Prior to the 2013 federal budget, former subsection 231.2(3) of the Income Tax Act allowed the Minister, on an ex parte application, to require third parties (such as employers or insurers) to produce documents or information relating to unnamed taxpayers. A judge could grant the order without the third party being present or even knowing about the order if the Minister could show that the unnamed taxpayers were ascertainable and the requirement was necessary to verify the unnamed taxpayers’ compliance with the Act.
In two separate decisions rendered earlier this year, the Federal Court of Appeal (FCA) rebuked the Minister’s “highhanded” use of former subsection 231.2(3). In RBC Life Insurance (2013 FCA 50), the Minister was granted ex parte orders requiring several insurance companies to provide information on clients who had purchased certain “10-8” plans. Under a “10-8” plan, the policy holder pays 10% interest on a loan secured by the policy and receives a 8% return on the investment in the policy. A tax benefit arises because the 8% is tax exempt and the 10% is generally tax deductible. Subsequent to (and in compliance with) the ex parte orders being granted, the Minister produced internal GAAR committee documents and advance rulings showing that it was the Minister’s view that the 10-8 plans technically complied with the letter of the law. The documents also showed that the Minister’s “primary purpose” in seeking the order was to conduct an “audit blitz” and to “send a chilling message to the insurance industry.” In light of the foregoing, the insurance companies applied to the FCA to have the ex parte orders quashed.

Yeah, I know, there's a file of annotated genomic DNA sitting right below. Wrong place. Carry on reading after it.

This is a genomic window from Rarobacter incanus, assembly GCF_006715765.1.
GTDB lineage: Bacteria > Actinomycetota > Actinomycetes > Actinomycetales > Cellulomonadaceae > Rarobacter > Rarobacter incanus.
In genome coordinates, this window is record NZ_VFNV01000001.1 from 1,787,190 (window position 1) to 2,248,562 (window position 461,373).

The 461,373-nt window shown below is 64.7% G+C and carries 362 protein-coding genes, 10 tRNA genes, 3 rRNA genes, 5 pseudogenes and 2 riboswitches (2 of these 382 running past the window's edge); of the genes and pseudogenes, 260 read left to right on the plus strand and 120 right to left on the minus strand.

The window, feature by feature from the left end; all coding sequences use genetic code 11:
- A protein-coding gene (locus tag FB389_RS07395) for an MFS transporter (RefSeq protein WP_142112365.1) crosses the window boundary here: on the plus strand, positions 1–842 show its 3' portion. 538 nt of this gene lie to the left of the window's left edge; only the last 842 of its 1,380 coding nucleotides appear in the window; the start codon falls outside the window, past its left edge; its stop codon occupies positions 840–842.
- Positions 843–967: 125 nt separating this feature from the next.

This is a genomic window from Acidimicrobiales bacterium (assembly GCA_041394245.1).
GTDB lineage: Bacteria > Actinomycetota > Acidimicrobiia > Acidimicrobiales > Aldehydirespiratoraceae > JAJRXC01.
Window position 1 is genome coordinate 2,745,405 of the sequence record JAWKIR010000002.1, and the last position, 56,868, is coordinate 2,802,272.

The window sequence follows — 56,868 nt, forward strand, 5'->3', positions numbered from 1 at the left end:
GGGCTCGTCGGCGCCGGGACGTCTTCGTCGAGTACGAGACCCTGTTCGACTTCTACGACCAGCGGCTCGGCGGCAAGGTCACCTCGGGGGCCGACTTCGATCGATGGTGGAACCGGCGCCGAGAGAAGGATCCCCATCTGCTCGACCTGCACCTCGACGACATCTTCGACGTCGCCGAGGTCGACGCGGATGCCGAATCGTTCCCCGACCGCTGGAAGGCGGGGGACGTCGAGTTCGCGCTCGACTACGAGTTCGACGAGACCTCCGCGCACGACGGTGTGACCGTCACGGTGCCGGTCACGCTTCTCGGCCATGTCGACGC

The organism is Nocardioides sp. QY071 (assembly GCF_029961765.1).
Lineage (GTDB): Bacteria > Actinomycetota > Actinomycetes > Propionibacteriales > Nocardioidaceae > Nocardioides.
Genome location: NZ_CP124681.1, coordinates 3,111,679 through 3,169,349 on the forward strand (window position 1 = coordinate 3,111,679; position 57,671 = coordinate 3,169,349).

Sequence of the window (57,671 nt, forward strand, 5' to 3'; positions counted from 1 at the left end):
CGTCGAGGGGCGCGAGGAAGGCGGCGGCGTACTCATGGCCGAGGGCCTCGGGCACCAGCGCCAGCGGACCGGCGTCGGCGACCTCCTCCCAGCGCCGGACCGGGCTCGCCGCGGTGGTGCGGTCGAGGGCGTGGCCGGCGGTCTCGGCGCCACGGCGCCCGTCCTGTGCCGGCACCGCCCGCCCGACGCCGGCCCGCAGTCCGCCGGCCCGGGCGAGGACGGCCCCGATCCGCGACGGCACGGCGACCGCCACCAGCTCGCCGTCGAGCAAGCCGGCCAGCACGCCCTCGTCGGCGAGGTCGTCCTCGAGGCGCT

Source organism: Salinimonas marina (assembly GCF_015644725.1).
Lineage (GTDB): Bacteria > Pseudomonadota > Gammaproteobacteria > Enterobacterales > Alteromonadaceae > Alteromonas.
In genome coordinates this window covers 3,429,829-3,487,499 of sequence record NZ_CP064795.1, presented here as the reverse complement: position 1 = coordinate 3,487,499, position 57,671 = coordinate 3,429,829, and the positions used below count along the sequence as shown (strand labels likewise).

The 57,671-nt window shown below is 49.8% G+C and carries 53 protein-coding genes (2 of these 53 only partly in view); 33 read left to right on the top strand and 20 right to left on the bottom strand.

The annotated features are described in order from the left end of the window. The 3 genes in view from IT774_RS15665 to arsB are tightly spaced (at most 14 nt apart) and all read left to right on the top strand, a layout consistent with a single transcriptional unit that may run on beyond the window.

The FCA agreed with the insurance companies and strongly rebuked the Minister for its failure to make full disclosure of all relevant facts. In the Court’s view, “the culpability of the Minister was significant” and “the non-disclosure was undoubtedly material”. The Court also stated that the requirements imposed on the insurance companies were not necessary to verify the policy holders’ compliance with the law as required by subsection 231.2(3) as the Minister’s ultimate goal in seeking the orders was to provide a chilling effect on the “10-8” planning business. Plainly stated, the Court indicated that “even if the Minster had a valid audit purpose” the authorizations must be cancelled “to deprive the Minister of an advantage improperly obtained.”
In Lordco (2013 FCA 49), the FCA also cancelled ex parte orders on the basis that the Minister failed to make full and frank disclosure when applying for the orders. The authorization previously granted to the Minister required the respondent, Lordco Parts Ltd. to produce information relating to employees who had participated in a promotional cruise organized by Lordco. In this case, the FCA also noted that the Minister failed to disclose that there was an alternative source by which the information the Minister desired could be obtained. The Court held that the existence of an alternative source is a material fact that should be disclosed in an ex parte application and “a judge must not be left in the dark on such an important point.”
The federal government responded to these decisions by removing the Minister’s ability to seek the issuance of a court order on an ex parte basis under the newly enacted subsection 231.2(3). As a result, the Minister is now required to give notice to the third party, who in turn, may provide representations at the hearing of the application for the order. These are welcomed changes and a step forward in restoring the balance between taxpayers’ rights and the Minister’s mandate to ensure compliance with the Act.